Hayim Leiter
Rabbi, mohel, misader kiddushin, beit din member

Should we stay or should we go?

The Jews of Iceland should get out now.

I posed this as a question on Facebook last week when the Icelandic legislation to ban circumcision was scrapped. I’m sure we all agree that the legislation being shot down is a huge win for the Jewish people. But a question remains: what should the Jews of Iceland do in response?

This legislation said one thing only to the Jewish and Muslim communities there: ‘We don’t want you.’ Criminalizing Brit Milah makes the country unlivable for these faiths. In my mind it warrants a response. But is leaving one’s home the answer?

When I posed this question on Facebook, the response was: how could someone ask anyone to leave his or her home? That’s a ridiculous question. The Jews of Europe who survived the Holocaust, for example, all knew what it was like to be forced to leave their homes. It’s emotionally impossible, even when done by choice — and all the more so when it’s done against someone’s will. But I would venture to guess, that all of those survivors, in retrospect, would have been happy if someone had told them to leave their homes before things got as bad as they did.

It’s possible that this question came to mind because my parents just put their house on the market for the first time in any of our lifetimes. That may seem anticlimactic, but when I said ‘any of our lifetimes’ I meant any. My siblings and I were raised in the same house as my mother. She bought it from my grandfather when I was just born and my parents have lived there ever since. That means this house has been in our family for 67 years. As I’m sure you can imagine, it has been an emotional time for all of us. Thinking back over the memories, both old and new, is a surreal experience. I can’t believe that the next time we visit I’ll point to the house from the car and tell my kids, ‘that’s where I grew up but we can’t go in there anymore.’ I don’t think I’m ready for that reality.

But even with all of the hardships entailed in losing one’s childhood home, I’d still say we’re the lucky ones. My family is choosing to leave our home. The Jewish people have not been so lucky in the past and, in some ways, we may not be that lucky right now. These anti-semitic attacks threatening to push the Jews out of certain regions are far from over.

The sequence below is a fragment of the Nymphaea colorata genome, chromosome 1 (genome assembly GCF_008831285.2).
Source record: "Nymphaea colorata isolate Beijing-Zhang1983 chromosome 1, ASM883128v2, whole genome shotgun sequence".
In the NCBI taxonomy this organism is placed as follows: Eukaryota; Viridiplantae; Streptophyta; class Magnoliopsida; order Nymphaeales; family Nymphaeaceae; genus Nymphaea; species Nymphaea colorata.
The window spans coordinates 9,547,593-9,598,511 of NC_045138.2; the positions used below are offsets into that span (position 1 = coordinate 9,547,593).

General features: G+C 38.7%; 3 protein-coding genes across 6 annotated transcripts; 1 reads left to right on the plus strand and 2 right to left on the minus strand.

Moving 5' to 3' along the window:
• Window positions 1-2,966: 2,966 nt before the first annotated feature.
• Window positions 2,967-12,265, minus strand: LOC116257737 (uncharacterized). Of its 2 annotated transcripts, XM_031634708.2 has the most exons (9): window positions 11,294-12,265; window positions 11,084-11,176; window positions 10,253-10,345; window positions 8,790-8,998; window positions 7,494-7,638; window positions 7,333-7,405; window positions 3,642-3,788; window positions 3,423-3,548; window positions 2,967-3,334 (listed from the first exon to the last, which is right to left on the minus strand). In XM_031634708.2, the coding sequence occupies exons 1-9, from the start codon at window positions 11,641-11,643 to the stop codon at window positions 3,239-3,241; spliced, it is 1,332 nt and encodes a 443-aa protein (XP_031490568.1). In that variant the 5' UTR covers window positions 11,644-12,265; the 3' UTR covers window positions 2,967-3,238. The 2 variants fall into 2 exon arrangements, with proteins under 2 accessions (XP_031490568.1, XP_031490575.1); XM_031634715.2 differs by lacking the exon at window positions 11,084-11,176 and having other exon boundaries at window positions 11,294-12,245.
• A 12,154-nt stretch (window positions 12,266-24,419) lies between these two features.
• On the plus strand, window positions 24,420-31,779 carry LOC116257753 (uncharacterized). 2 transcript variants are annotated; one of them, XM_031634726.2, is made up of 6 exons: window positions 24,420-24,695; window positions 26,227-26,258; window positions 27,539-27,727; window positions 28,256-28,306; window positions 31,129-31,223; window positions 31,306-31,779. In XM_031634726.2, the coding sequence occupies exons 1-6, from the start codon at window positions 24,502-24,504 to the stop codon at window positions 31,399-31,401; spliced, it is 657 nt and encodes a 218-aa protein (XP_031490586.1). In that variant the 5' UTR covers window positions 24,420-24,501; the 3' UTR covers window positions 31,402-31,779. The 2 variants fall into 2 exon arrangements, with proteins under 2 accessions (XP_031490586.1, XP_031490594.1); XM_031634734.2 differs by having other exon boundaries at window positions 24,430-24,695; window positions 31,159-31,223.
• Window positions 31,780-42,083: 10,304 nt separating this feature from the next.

Those who want to ban circumcision started in Iceland for a reason. Many articles in the last few months have reported that there are 250 Jews living in the region, but that is a gross exaggeration. In truth, it’s more like 25 Jews living there. And that’s exactly why this movement started there. The anti-circumcision movement thought that if they could pass this bill in Iceland, which they hoped would be easy with such a small Jewish population, then the trend would move quickly to the other Scandinavian countries. And even if Iceland has scrapped the legislation, similar moves are already under way in places like Norway and Denmark. There’s no doubt that the anti-circumcision movement is not giving up.

If you were to ask me if we Jews should stay or go, some part of me says:‘never give up the fight’. Stay in these in places to the bitter end. To run is to die. But the rest of me remembers the past and thinks of my own family’s leaving and how much worse it would be to be forced out of one’s home. That is not to say that we should ‘break up’ with these places before ‘they break up’ with us. But can we really afford to wait until everyone sees the writing on the wall? If I lived in one of these countries, I’d much rather leave of my own volition than wait for the government to pack my bags for me.


Hayim Leiter a Mohel for the greater Jerusalem area and can be reached at

About the Author
Rav Hayim Leiter is a rabbi, mohel, wedding officiant, and member of a private Beit Din in Israel. He founded Magen HaBrit, an organization committed to protecting both our sacred ceremony of Brit Milah and the children who undergo it. He made Aliyah in 2009 and lives in Efrat with his wife and four children.
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